Is LSE a must for anthropology?Watch
Thank you thank you
It depends very much on your particular interests within the subject - for starters, there is very little archaeological/biological elements of the LSE course. It's pretty much pure social anthropology. It also focuses on some more theoretical/interdiscplinary aspects of how anthropology relates to it's other social science offerings (economics, law, etc), with fewer regional ethnography options (and those that are there aren't all offered every year).
While I don't know about the Anthropology course specifically at UCL, I do know they have fairly active archaeology and human sciences/biolgoical anthropology departments/sections, and these are likely to contribute to the course even in fairly indirect ways, and shape the experience as a whole. I'd venture this is a "fuller" anthropology experience, as even if you don't take explicit modules in archaeology or biological/physical anthropology, having those specialists helping to teach typical social/cultural anthropology courses, or even just collaborating with those who DO teach those options will provide perspectives you might not have at LSE. Additionally, these are very much major aspects of anthropology as a discipline so, not a bad thing to have some complementary insights, if you may want to continue in academia.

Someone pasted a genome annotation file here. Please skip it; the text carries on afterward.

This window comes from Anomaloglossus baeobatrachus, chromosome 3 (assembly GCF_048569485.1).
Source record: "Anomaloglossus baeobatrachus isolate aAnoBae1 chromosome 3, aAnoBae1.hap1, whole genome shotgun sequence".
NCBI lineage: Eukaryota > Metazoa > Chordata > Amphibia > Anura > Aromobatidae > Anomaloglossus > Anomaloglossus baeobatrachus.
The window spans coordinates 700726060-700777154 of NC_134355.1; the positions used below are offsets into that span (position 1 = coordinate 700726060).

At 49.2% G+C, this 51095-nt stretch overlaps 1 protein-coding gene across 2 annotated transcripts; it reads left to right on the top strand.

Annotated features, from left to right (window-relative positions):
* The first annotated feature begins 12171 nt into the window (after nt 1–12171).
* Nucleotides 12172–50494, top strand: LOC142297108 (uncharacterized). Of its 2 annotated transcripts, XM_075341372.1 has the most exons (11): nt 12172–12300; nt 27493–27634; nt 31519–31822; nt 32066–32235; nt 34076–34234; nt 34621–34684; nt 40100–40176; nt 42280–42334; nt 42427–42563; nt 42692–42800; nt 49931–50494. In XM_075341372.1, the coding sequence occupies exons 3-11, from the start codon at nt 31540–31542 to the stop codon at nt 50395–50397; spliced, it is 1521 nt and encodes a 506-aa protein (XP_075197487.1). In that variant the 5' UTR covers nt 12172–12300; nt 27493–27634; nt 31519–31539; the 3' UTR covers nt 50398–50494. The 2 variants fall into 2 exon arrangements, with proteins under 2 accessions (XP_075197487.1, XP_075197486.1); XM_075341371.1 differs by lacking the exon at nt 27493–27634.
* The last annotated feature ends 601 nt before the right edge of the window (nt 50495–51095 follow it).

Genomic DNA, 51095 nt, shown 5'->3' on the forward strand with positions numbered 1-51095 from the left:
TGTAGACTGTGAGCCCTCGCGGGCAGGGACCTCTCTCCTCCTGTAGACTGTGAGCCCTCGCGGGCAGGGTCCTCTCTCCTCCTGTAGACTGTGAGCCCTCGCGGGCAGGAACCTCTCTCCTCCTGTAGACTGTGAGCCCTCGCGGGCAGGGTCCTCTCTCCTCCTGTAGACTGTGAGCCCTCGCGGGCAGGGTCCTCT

If you prefer the course and university at UCL, that's clearly the one you should choose...